Allium sativum (garlic) has been recognized not only as a spice but also as a substance which exerts control on microorganisms. Recent publications indicate that garlic extract has broad-spectrum antimicrobial activity against many genera of bacteria and fungi. Allicin, one of the active principles of freshly crushed garlic homogenates, has a variety of antimicrobial activities. Allicin in its pure form was found to exhibit antibacterial activity against a wide range of Gram-negative and Gram-positive bacteria, including multidrug-resistant enterotoxicogenic strains of Escherichia coli. The main antimicrobial effect of allicin is due to its chemical reaction with thiol groups of various enzymes, e.g. alcohol dehydrogenase, thioredoxin reductase, and RNA polymerase, which can affect essential metabolism of cysteine proteinase activity involved in the virulence of E. histolytica. (A complete blog on Garlic can be found in ‘Living Embryophytes’)

Onion

Onions have amazing antibacterial and antiseptic properties. Onion bulbs contain a good number of phytochemicals, most of which are hydrocarbons and their derivatives. These include: Dipropyl disulphide (which is used as a flavour compound), Allicin (which has antidiabetic, antihypertensive, antibiotic and antithrombotic activities), diathyl sulphide (which is of insecticidal property), Dimethyl disulphide (which is used as a gas odorant and in chemical synthesis), Mercaptopropane or propylmercaptan (which is used as flavour compound).

Wine

For years, drinking wine in moderation has been credited with improving heart health. The antibacterial properties of wine also can offer a significant measure of protection against common food-borne illnesses. Researchers at the University of Missouri-Columbia reported that compounds in red wine appear to reduce the risk of infection with harmful bacteria, including E. coli and Salmonellas species. Red wine has been found to discourage the growth of Helicobacter pylori, a bacterium transmitted by food and water. In the United States, H. pylori infection is a primary cause analizado parejas heterosexuales of stomach ulcers and acid reflux symptoms.In spite of its potent antibacterial properties, red wine does not appear to harm the beneficial bacteria that normally inhabit the human gut. Known as probiotics.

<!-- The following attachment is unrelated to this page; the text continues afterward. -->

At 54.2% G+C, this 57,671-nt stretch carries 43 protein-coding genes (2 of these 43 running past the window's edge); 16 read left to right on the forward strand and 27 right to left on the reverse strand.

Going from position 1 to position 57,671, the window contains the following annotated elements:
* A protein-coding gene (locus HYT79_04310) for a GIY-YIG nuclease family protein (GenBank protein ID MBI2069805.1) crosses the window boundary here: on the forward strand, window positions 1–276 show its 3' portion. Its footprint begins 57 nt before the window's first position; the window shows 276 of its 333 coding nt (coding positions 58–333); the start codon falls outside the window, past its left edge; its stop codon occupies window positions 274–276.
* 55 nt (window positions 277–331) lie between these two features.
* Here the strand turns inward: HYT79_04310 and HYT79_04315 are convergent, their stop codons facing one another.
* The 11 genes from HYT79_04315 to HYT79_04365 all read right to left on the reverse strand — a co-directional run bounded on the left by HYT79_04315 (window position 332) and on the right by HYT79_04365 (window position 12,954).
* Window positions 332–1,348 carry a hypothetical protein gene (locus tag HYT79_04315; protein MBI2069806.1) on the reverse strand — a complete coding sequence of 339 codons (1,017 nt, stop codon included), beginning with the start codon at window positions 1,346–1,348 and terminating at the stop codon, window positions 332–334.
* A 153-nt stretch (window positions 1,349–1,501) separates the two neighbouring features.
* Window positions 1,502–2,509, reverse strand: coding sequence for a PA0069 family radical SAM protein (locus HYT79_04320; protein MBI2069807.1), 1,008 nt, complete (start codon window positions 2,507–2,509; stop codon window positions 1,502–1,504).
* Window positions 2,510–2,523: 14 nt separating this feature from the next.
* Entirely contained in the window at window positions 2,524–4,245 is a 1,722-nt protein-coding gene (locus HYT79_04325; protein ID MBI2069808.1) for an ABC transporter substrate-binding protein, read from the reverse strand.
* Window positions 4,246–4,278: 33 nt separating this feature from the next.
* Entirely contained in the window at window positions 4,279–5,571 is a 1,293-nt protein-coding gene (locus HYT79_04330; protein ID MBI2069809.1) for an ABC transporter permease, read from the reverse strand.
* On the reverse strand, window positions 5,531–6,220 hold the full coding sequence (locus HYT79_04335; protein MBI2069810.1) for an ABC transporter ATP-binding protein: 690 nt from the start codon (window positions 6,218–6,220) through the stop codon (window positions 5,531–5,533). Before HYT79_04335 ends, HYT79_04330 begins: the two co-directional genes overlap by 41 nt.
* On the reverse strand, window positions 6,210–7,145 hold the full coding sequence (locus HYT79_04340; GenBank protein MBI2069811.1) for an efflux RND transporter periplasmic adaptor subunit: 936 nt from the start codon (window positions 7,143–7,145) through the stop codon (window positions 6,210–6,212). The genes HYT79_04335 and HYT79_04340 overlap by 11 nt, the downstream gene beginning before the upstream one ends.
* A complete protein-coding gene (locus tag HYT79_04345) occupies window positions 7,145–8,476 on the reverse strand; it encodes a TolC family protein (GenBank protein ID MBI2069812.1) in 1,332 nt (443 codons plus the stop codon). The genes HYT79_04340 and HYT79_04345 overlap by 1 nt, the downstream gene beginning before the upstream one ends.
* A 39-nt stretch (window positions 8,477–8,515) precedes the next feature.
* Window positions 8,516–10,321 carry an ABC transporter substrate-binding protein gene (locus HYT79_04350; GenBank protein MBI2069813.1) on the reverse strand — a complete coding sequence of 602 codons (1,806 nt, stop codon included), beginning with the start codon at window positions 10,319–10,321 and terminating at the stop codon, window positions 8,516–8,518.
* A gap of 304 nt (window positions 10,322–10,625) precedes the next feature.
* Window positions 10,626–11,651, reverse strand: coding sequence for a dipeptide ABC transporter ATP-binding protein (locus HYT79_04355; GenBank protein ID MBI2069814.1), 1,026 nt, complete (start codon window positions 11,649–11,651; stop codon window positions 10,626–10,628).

Oxgall

Oxgall is a purified, dried form of ox bile. The major composition of Oxgall is taurocholic and glycocholic acids. Oxgall inhibits gram positive bacteria other than enterococci. Oxgall is used as a selective agent for the isolation of Gram-negative microorganisms, inhibiting Gram-positive bacteria.

Copper

Copper has been identified as a metal containing antimicrobial properties from olden days. Surfaces of metallic copper or its alloys, containing at least 70% copper, can eliminate in a few hours several pathogenic organisms including bacterial strains associated with nosocomial infections, influenza virus, HIV, and fungi such as Candida albicans. In March 2008, the American Environmental Protection Agency (EPA), supported by scientific evidence gathered to date, registered copper as the first and only metal with antimicrobial properties.